The following opinion editorial was written by Medical Advocates for Healthy Air members: Arthur B. Spell, MD; Jessica Schorr Saxe, MD; Daniel Neuspiel, MD, MPH; and Larry Raymond, MD, ScM, who are pediatricians or practice family medicine in Charlotte. The article...read more
Medical Advocates for Healthy Air
Medical Advocates for Healthy Air (MAHA) is a statewide network of medical and health professionals leading the call for cleaner air. MAHA members learn about the health impacts of air quality so that they can help their patients and advocate for strong, clean air policies.
Charged with the responsibility to prevent disease whenever they can, medical and health professionals have an important role to play in protecting their patients from air pollution. Trusted sources of information who see the impact of air pollution and climate change on the health of their patients, the nurses, physicians, respiratory therapists, public health educators and other professionals participating in MAHA can make an impact with a unified voice.
MAHA works closely with partners such as medical schools, healthcare organizations, research institutes, government agencies and other environmental and health advocates in order to ensure we are engaging with our members and our policy makers as effectively as possible. Committed healthcare leaders representing diverse professions who serve on MAHA’s Advisory Board help with outreach and engagement strategy. If you are interested in having MAHA partner with your organization, please contact us!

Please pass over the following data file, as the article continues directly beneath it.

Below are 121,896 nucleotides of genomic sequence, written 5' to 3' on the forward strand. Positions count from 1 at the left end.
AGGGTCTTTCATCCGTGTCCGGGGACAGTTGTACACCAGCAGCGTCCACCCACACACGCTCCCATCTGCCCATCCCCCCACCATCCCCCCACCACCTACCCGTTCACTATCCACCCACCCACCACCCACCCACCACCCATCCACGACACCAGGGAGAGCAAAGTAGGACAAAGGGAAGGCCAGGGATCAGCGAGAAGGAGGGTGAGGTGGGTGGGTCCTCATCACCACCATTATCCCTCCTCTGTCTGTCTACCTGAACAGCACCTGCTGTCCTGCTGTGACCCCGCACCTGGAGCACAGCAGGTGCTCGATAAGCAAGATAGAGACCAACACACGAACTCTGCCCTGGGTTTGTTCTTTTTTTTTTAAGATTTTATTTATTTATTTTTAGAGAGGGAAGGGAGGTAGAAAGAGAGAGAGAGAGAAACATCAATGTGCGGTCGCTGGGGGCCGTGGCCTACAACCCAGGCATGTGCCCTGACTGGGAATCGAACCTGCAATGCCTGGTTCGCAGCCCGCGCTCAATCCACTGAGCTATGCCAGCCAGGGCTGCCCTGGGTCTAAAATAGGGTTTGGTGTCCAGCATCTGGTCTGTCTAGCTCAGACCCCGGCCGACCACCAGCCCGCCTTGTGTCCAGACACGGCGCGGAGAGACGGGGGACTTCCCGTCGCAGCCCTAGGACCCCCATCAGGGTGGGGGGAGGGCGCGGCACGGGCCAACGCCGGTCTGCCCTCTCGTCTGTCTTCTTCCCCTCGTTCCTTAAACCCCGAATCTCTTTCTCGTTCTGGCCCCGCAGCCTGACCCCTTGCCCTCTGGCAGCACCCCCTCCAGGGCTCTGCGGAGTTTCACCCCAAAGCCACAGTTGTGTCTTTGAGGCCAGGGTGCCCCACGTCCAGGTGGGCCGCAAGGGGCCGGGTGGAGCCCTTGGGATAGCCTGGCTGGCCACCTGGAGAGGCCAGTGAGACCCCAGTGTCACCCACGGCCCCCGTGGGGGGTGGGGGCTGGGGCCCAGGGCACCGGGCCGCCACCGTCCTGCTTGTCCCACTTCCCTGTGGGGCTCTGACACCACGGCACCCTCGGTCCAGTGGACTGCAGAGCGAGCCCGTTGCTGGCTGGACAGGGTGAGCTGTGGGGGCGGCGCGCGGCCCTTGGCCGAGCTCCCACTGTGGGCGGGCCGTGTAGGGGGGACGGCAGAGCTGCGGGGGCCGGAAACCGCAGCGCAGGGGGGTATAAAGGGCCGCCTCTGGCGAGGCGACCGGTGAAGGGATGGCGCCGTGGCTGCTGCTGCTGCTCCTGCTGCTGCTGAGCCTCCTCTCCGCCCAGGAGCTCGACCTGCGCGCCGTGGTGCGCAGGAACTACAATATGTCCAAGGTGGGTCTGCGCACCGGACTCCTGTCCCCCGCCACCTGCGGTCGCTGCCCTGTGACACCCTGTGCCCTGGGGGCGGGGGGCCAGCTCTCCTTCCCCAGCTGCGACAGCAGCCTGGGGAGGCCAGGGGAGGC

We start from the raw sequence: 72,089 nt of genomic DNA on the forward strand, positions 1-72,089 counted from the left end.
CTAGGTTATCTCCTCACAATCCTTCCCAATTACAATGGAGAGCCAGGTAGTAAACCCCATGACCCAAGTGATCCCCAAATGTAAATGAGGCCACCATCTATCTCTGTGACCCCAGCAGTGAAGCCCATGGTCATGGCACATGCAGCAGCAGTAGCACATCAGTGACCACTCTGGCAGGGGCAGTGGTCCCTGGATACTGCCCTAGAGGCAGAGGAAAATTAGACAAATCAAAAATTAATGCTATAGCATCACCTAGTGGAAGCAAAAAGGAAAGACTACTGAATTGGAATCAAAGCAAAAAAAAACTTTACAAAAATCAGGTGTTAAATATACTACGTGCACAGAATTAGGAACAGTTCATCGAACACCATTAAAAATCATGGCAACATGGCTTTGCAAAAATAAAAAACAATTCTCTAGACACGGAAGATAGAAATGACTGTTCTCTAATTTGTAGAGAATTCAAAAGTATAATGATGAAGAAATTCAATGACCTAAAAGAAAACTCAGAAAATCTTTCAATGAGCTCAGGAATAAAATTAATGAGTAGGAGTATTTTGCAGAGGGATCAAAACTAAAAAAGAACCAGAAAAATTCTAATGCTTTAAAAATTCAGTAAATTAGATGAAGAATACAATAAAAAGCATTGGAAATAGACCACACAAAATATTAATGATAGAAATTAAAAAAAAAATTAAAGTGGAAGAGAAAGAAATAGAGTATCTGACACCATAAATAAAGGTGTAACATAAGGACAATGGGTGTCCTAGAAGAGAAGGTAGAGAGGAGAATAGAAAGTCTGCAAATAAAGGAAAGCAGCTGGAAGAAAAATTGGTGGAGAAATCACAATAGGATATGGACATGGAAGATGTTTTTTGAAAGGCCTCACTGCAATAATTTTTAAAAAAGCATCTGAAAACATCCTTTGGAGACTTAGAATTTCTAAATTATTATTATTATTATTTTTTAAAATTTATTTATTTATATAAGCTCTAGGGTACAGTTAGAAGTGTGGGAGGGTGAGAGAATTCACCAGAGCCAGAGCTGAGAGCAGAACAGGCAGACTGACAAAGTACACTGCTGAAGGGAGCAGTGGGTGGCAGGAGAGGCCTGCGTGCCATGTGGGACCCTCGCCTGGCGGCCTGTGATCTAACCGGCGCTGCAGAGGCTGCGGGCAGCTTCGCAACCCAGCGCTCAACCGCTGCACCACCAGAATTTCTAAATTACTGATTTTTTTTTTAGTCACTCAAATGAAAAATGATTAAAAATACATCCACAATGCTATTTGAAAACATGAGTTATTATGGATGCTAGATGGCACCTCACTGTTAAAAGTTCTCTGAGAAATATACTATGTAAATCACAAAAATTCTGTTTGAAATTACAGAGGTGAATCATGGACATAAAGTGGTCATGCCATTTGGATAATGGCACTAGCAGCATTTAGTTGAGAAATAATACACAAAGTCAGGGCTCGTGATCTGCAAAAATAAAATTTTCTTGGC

MAHA staff, members and partner organizations visit NC policymakers to discuss the importance of clean air to health.
Communities across the United States are already experiencing the impacts of climate change, from increased health risks like asthma attacks and respiratory disease, to devastating extreme weather events. Both international and national scientific reports have shown...read more
On June 2, President Obama and the EPA announced first-ever carbon pollution limits on all existing power plants. It’s the most important climate action of his presidency, because power plants are America’s single largest source of extreme-weather intensifying,...read more
As a MAHA member, you will have access to healthy air trainings, information on research and tools that can help patient care, and convenient opportunities for communicating with policymakers.
It does not have to take much time to be an effective advocate because MAHA helps you fit advocacy into your schedule. Advocacy opportunities range from simply adding one’s name to a sign-on letter, to meeting with a legislator or testifying at a policy making hearing. You can choose the opportunities that are right for you.
Our email communications include a monthly newsletter, invitations to events such as the NC BREATHE Conference, trainings or local meetings, and action alerts when we need your help to promote a clean air policy — or to prevent a policy that will harm our air quality.
To join MAHA, simply fill out the short member interest survey below or contact us.
MAHA Advisory Board
Consisting of medical and health professionals from across the state, the Advisory Board participates in a quarterly one-hour conference call to discuss current issues and directions for MAHA’s advocacy and education initiatives. We are seeking to diversify our membership with representation from minority health professionals and rural communities. If you or someone you know would like to serve on our Advisory Board, please contact us.
Dr. Larry Raymond, ScM, Charlotte